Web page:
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BROWN AND WHITE RICE FAQs Rice is the most popular grain throughout the world. More thanwww.usarice.com or contact: Melissa McAllister, Pollock Co mmunications, 212-941-1414 , mmcallister@ p ollock-pr.com or Anne Banville, USA Rice F ederation, 703-236-1465, abanville@usarice.com 1. USA Rice Federation Domestic Usage Report, 2006-07. 2. Betres-Marquez SP, Jensen HH, Upton JL. Trends in Rice Consumption and Contribution of Rice to the Total Diet of Americans. Abstract presented at Texas Dietetic Association Meeting, Apr 2005. 3. Fulgoni III, V.L., et al. (2008) Rice c onsumption is associated with a greater nutrient density, lower blood pressure, decre ased body weight, smaller waist circumference and a reduced risk for metabolic syndrome in adults. Experimental Biology meeting abstracts [on CD-ROM], Abstract 31081. " id="pdf-obj-0-2" src="pdf-obj-0-2.jpg">

BROWN AND WHITE RICE FAQs

Rice is the most popular grain throughout the world. More than half of the world’s population rely on it for its energy, fiber and antioxidant phytonutrients, and vitamins and minerals essential for life. In the United States, we eat 24 pounds of rice per person every year.

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Which is better nutritionally – Brown or White Rice? The answer is both! The 2005 Dietary Guidelines for Americans and MyPyramid recommend “making half of all grain servings whole,” or three servings per day for a 2,000-calorie diet. The other grain servings for the day should come from either enriched or whole grain foods, like enriched white and whole grain brown rice, both of which are linked to healthier eating according to recent research. 2,3 Compared to people who don’t eat rice, rice eaters:

 

Are more likely to eat a diet consistent with the 2005 Dietary Guidelines for Americans;

Consume less added sugar and fat;

Consume more nutrients, such as folic acid, potassium and iron which are contained in rice products;

Are less likely to be overweight or have an increased waist circumference;

Have 34% reduced risk of having high blood pressure; and

Have a 21% reduced risk of metabolic syndrome.

Should I just switch from white rice to brown?

 

Both enriched white and whole grain brown rice are important in a balanced diet. Eating more whole grains is great, but not at the expense of enriched grains – the best nutrition option is to make room for both. The March of Dimes and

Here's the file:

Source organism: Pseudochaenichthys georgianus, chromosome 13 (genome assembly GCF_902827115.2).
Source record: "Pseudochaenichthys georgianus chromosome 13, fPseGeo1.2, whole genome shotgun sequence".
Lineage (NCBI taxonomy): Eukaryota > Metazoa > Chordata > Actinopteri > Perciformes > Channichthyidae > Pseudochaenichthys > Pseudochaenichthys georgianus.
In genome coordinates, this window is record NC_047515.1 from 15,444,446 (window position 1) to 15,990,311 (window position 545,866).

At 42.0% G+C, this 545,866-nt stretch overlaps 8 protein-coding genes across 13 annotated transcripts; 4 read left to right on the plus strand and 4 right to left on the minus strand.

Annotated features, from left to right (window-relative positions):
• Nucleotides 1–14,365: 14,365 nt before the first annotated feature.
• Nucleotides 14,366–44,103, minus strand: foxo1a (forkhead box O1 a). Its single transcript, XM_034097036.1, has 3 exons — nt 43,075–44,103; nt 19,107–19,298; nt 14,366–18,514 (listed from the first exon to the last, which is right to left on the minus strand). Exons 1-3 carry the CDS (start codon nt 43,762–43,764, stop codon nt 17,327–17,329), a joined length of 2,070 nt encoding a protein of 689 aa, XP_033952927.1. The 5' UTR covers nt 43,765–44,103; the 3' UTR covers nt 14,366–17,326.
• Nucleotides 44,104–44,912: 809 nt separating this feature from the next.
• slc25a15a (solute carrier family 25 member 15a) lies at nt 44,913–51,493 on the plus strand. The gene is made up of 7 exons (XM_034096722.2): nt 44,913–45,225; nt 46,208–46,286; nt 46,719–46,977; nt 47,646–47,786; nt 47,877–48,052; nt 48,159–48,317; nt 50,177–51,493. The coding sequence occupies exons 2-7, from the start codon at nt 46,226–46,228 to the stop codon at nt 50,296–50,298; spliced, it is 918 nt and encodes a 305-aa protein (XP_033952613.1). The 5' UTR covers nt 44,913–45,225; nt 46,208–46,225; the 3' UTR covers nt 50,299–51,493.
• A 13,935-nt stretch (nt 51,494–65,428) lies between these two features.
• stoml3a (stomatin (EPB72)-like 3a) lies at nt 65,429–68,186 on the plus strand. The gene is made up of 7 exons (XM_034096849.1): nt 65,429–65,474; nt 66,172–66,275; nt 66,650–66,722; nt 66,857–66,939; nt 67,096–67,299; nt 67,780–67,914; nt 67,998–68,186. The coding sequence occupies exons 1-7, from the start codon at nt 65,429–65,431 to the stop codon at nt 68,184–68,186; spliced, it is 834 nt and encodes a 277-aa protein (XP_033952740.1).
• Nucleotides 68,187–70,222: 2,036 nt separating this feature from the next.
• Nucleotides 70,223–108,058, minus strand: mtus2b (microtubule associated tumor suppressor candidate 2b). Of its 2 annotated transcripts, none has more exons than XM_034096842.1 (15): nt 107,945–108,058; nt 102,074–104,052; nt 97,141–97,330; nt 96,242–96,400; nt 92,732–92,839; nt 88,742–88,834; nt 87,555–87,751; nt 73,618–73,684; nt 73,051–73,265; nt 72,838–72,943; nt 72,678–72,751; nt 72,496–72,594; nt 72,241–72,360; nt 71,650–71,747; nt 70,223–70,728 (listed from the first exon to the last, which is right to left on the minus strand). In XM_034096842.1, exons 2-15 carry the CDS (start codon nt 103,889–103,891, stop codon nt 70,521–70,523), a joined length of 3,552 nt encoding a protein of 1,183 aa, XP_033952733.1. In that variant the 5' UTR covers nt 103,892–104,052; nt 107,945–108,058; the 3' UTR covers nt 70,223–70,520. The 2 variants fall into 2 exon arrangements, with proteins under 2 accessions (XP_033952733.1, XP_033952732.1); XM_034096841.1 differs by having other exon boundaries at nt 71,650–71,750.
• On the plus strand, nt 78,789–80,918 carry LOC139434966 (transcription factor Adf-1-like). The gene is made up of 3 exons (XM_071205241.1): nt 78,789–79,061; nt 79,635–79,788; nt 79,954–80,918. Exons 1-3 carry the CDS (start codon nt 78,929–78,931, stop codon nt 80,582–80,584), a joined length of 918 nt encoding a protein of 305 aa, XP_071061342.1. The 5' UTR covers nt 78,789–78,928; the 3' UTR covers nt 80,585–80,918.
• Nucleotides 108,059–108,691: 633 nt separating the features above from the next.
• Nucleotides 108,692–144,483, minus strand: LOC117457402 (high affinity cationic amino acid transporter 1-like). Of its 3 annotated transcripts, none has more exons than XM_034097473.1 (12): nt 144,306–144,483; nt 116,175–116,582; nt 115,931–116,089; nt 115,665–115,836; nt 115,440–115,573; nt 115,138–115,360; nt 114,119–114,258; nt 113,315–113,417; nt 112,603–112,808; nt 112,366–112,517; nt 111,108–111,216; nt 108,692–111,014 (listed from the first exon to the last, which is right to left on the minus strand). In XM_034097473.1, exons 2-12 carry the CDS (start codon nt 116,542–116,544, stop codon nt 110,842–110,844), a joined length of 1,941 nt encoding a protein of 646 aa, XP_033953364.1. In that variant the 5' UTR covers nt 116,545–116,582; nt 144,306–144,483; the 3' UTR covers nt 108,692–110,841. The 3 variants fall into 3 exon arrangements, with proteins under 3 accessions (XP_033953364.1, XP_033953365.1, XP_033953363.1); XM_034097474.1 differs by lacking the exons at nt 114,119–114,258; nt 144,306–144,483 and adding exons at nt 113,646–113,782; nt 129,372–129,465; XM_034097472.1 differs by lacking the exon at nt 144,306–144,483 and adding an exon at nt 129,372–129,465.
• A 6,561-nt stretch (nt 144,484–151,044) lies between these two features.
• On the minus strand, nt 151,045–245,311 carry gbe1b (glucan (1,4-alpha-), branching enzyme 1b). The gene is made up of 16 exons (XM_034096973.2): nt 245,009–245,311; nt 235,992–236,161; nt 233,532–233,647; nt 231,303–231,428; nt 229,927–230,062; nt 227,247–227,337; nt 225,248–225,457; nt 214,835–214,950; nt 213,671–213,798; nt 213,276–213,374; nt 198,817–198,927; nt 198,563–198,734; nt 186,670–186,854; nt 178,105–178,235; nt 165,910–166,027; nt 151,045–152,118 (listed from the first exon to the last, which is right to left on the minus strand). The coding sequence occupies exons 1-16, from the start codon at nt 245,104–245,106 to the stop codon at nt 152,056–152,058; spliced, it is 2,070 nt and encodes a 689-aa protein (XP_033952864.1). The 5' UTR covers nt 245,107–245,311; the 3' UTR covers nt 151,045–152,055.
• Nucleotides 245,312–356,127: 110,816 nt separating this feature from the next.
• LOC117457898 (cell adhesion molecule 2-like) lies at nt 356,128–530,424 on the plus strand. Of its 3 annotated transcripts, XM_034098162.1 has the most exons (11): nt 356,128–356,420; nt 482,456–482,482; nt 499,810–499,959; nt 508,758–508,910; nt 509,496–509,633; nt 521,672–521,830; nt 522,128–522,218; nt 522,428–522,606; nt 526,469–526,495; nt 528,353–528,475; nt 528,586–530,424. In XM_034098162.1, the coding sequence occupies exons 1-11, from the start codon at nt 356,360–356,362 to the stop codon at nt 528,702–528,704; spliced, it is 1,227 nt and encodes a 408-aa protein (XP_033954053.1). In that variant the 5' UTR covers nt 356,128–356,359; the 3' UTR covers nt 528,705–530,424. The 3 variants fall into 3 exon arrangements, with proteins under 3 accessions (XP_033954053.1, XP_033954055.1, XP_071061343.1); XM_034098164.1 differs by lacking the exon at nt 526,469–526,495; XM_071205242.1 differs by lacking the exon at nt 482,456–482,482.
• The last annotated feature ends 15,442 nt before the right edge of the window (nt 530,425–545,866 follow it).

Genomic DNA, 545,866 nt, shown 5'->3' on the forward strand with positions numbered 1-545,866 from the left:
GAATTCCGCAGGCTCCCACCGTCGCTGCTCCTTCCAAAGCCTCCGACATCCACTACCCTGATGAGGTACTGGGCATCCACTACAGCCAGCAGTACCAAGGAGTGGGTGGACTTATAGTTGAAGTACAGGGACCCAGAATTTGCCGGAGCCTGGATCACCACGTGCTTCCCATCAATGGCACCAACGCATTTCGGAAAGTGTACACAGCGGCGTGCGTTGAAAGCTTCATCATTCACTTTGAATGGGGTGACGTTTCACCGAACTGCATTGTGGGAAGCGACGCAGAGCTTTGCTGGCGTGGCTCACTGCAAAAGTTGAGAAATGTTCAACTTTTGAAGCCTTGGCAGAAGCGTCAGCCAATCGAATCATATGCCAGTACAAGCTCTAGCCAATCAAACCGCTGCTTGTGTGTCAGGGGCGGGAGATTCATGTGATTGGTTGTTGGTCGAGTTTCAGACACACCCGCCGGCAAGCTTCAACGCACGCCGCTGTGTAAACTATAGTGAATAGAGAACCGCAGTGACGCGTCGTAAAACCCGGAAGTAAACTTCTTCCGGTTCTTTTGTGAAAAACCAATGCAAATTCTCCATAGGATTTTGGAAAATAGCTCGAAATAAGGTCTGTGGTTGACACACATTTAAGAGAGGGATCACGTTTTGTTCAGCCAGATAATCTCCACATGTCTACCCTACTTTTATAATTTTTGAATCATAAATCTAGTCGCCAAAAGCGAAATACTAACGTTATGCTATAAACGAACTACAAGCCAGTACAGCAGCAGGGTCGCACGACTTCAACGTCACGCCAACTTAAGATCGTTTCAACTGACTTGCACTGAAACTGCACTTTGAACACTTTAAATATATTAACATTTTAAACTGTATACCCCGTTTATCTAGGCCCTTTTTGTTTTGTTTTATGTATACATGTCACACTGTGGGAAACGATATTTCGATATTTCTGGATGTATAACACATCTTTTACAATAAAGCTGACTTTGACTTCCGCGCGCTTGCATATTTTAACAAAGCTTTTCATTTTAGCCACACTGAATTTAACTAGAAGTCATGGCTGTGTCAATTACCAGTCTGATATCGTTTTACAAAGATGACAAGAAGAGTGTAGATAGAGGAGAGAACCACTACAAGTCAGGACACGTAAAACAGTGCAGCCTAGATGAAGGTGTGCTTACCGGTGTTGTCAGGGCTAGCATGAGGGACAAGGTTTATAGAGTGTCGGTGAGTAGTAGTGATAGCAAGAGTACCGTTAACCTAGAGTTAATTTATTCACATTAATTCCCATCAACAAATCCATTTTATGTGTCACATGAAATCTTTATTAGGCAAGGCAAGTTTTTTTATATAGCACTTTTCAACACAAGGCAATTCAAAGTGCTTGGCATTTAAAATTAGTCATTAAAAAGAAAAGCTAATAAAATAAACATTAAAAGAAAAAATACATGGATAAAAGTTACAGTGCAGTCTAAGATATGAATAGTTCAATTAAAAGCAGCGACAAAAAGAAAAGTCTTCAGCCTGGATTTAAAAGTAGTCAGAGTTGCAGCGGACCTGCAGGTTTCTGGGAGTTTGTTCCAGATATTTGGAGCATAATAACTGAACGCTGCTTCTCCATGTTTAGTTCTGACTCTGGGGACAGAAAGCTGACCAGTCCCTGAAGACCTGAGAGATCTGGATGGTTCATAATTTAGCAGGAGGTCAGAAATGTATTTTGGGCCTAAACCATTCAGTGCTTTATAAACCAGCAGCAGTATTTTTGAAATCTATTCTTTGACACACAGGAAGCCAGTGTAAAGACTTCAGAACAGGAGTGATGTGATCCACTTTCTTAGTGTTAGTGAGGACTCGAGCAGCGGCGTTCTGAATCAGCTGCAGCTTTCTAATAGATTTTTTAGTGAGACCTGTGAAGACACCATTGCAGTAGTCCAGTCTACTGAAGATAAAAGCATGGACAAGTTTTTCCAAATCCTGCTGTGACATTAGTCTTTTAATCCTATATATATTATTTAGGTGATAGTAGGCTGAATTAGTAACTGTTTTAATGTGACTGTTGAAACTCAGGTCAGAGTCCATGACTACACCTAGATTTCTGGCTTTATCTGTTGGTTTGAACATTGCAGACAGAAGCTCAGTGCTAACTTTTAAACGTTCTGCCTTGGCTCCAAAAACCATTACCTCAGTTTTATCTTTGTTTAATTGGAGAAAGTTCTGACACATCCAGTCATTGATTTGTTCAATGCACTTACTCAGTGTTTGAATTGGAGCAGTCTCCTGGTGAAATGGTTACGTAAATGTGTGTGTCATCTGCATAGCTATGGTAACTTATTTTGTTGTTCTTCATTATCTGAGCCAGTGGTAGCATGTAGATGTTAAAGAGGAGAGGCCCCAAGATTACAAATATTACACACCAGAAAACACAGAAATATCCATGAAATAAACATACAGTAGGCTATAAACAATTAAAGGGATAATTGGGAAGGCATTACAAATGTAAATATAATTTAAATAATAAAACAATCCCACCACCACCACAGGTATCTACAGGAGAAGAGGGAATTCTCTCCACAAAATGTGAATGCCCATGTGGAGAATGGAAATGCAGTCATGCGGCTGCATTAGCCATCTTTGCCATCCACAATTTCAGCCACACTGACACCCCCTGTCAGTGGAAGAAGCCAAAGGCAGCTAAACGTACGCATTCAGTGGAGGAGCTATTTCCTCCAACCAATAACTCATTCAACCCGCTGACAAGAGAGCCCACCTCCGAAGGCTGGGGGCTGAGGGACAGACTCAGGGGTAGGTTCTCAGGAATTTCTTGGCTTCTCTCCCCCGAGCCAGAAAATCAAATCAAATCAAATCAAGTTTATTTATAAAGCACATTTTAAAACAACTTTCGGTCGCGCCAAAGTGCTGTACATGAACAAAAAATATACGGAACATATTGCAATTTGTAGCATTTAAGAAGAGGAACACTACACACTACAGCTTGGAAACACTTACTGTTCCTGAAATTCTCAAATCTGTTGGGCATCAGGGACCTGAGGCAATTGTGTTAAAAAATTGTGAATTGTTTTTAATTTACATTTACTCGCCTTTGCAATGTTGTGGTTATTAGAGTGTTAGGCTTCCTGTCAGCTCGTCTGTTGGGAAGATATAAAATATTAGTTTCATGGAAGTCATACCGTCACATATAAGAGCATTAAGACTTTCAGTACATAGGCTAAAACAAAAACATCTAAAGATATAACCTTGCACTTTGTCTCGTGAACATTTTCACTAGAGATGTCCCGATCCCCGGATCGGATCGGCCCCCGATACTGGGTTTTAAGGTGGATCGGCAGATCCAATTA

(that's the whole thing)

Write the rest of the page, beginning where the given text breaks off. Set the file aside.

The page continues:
Centers for Disease Control and Prevention have said that the push for whole grains may be having an unintended consequence: women are not getting sufficient folic acid, which undermines the progress that’s been made in decreasing birth defects since mandatory fortification began. White rice, like other enriched grains, is fortified with folic acid; and brown rice is great-tasting, versatile whole grain option that can easily help people meet their whole grain consumption goals. Both have a role in a healthy diet!

Enriched White Rice & Folic Acid Facts

Brown Rice, a Whole Grain of Goodness

Folic acid and Infant Health: Since 1998, virtually all white rice and other enriched grains in the U.S. have been fortified with the B-vitamin folic acid to reduce the risk of neural tube defects (NTD) in newborns. By all accounts, this public health campaign has been successful:

Brown rice is a 100% whole grain and contains beneficial phytonutrients that have been found to help reduce the risk of heart disease, certain cancers, type II diabetes and potentially aid in weight

Enriched grains are the primary source of folic acid in women’s

maintenance.

 

diets;

Recently, the Food and Drug

that Diets rich in whole grain foods

 

According to the U.S. Centers for Disease Control (CDC), the incidence of NTD has decreased by 26 percent since fortification began; The CDC reports that 70 percent of spina bifida cases could be prevented if women consumed 400 micrograms folic acid per day prior to becoming pregnant.

Administration agreed that packages of whole grain brown rice would be permitted to carry a health claim stating

and other plant foods and low in total fat, saturated fat and cholesterol may

Benefits Throughout the Lifecycle:

help reduce the risk of heart disease

A growing body of research now shows that folate may also be

and certain cancers.”

 

cardioprotective, aid in neurological function, and have anti- cancer properties. A new study has even identified a possible link between men's folate intake and healthier sperm with fewer chromosomal abnormalities.

One cup of brown rice is equivalent to two of the three recommended daily whole grain servings, and is digested more slowly than simple carbohydrates.

For more information about rice, visit www.usarice.com or contact:

Melissa McAllister, Pollock Communications, 212-941-1414, mmcallister@pollock-pr.com or Anne Banville, USA Rice Federation, 703-236-1465, abanville@usarice.com

  • 1. USA Rice Federation Domestic Usage Report, 2006-07.

  • 2. Betres-Marquez SP, Jensen HH, Upton JL. Trends in Rice Consumption and Contribution of Rice to the Total Diet of Americans. Abstract presented at Texas Dietetic Association Meeting, Apr 2005.

  • 3. Fulgoni III, V.L., et al. (2008) Rice consumption is associated with a greater nutrient density, lower blood pressure, decreased body weight, smaller waist circumference and a reduced risk for metabolic syndrome in adults. Experimental Biology meeting abstracts [on CD-ROM], Abstract 31081.